Medieval Writing
Writs and Mandates
The subject of how to define a writ has nearly caused domestic discord at our place, as the term changed in usage as regards English documents over the course of the later medieval period. Being a word of Anglo-Saxon origin, it only refers to English documents in a strict and literal interpretation of the term. However, documents with similar function were issued from the royal and papal courts of Europe, referred to as mandates or mandamenta.
An earlier section (See Anglo-Saxon Charters and Writs) described how very formal Latin diplomas were replaced by simpler vernacular documents around the time of Edward the Confessor. These are known as writs, and are ancestral to both the formal Latin charter and the documents known as writs in the later middle ages in England. While the charter, very ceremoniously and formally addressed to many people, was a legal document granting land tenure or some other privilege in perpetuity, the writ became simpler document, addressed to fewer people, of whom the most important was likely to be the sheriff who was charged with ensuring that the instructions in the letter were carried out.
seal of Edward the Confessor
Seal of Edward the Confessor, supposedly the inventor of the English writ.
The writ of the later middle ages was therefore an official letter from royal authority, either bestowing a privilege or issuing an instruction. While it was simpler in appearance and construction than a charter, it retained certain formal characteristics of that class of document. It was written on a single sheet of parchment, on one side only, was delivered open and was ratified with the royal seal. Like a charter, it was a public proclamation.
writ of Edward III
A writ of Edward III to the abbot and convent of Westminster, of 1328 (Westminster Abbey, Muniments, Coronation No II). (From New Palaeographical Society 1910)
Edward ....
The beginning of the above document, showing the inscription or title, which reads Edward par la grace de dieu Roi Dengleterre.
The somewhat scruffy and damaged document illustrated above is of some historical significance. It is a writ issued under the privy seal to the abbot and convent of Westminster ordering them to deliver to the sheriffs of London the stone on which the kings of Scotland sat at their coronation so that it may be sent back to Scotland. The document is written in a cursive script in the vernacular, but at this time the vernacular of the kings of England was still French. The seal is missing. The stone in question is the famous Stone of Scone that sat for centuries under the coronation throne in Westminster Abbey and it only took from 1328 to 1996 for the order to eventually be carried out.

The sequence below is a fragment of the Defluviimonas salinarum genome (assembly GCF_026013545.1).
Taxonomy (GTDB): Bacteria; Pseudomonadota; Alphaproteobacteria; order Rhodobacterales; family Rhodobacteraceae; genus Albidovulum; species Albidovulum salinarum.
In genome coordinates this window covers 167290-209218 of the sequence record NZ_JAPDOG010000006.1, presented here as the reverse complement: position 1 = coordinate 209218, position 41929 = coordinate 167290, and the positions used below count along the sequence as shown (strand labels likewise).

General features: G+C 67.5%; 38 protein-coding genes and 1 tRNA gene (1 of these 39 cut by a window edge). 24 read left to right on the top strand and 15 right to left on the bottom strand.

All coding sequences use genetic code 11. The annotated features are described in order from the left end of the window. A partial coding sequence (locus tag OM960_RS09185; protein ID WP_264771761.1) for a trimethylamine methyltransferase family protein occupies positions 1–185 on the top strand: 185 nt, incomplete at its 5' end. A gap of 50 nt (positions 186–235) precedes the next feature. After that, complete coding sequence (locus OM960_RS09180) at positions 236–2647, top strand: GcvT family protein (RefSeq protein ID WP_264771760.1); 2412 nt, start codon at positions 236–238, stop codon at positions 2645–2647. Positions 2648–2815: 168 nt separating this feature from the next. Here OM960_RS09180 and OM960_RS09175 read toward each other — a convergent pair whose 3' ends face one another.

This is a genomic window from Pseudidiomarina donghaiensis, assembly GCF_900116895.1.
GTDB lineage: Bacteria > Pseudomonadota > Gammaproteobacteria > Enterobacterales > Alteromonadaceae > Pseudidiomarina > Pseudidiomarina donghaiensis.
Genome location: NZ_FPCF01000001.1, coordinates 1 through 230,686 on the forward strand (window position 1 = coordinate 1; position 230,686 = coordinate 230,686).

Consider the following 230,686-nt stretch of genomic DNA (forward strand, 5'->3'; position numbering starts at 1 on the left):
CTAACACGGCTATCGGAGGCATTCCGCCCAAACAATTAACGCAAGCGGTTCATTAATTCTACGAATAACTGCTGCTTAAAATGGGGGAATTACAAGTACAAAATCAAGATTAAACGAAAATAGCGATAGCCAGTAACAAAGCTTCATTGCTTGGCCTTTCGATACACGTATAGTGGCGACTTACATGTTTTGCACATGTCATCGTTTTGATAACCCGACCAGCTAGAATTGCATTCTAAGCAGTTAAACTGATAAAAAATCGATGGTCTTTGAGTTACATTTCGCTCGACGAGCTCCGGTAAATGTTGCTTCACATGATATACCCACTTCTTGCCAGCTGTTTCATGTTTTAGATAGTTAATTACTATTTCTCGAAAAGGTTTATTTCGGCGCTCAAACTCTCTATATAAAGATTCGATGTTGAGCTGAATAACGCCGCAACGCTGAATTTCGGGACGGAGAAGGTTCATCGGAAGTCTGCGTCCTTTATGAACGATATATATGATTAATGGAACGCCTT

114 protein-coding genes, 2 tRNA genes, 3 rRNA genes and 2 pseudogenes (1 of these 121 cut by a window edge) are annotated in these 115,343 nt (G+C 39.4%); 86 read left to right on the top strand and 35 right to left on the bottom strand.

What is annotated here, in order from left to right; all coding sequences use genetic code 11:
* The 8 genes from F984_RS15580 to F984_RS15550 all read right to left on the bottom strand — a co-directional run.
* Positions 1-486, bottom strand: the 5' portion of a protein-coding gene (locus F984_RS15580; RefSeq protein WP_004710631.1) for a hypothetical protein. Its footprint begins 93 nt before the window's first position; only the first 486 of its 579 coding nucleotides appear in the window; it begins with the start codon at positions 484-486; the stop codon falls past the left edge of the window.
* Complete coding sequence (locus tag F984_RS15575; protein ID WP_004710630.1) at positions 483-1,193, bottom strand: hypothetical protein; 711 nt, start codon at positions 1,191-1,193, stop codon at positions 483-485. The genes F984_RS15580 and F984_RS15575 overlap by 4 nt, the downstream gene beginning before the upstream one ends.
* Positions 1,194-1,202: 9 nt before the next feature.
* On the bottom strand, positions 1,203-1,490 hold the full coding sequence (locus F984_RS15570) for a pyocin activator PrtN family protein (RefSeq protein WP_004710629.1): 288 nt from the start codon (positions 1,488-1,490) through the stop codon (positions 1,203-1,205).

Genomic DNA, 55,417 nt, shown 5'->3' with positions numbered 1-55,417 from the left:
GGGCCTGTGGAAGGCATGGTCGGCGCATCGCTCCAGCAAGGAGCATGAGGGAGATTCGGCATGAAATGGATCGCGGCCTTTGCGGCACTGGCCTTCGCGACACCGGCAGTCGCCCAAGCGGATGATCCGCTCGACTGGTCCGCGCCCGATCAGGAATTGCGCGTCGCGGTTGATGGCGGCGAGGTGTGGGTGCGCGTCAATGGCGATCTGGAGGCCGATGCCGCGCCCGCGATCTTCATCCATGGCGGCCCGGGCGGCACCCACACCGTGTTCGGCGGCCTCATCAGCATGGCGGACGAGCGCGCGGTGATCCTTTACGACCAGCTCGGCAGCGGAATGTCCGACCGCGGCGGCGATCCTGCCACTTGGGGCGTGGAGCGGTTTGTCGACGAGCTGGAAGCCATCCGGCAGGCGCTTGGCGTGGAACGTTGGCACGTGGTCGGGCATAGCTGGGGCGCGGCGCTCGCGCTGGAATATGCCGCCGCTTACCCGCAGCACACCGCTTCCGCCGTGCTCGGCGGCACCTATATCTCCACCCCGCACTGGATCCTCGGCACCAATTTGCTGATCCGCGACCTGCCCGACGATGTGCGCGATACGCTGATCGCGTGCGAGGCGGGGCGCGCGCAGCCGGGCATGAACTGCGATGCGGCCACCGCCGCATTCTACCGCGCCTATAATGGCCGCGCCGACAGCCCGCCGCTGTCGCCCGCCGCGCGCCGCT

coronation chair
The coronation chair with the Stone of Scone tucked neatly under the seat.
A summary of the history and legends surrounding the famous slab of stone can be found at Lia Fail: The Stone of Destiny website. As the site shows, myth and politics continue to be a feature of the history of the stone.
Carolingian royalty produced documents of similar character called mandamenta, or mandates, for the issuing of orders or regulations. They disappeared from continental Europe at the end of the Carolingian era, to reappear around the beginning of the 12th century when administrative documents were proliferating in all areas. The same term is used for the less formal variety of papal bull when it was used for issuing orders or instructions.
Mandate of 1311 by William de Testa, archdeacon of Aran and papal collector in England to the prior and convent of Westminster (Westminster Abbey, Muniments, No. 12375). (From New Palaeographical Society 1910)
title of mandate
The beginning of the above, reading uillelmus de Testa Archidiaconus Aranensis in ecclesia Conuonensi domini pape Capellanus ......
The above example is written in a cursive script without elaborate calligraphic flourishes or peculiar headings. Being a church document, it is in Latin. Lesser formality did not extend to using the vernacular. There is a damaged seal, but it is not shown in the photograph. The document is of some significance, as it informs the recipients that if they do not pay up their arrears on the tithes imposed by Pope Boniface VIII they will be subject to excommunication and interdict. Serious stuff.


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This site is created and maintained by Dr Dianne Tillotson, freelance researcher and compulsive multimedia and web author. Comments are welcome. Material on this web site is copyright, but some parts more so than others. Please check here for copyright status and usage before you start making free with it. This page last modified 16/3/2005.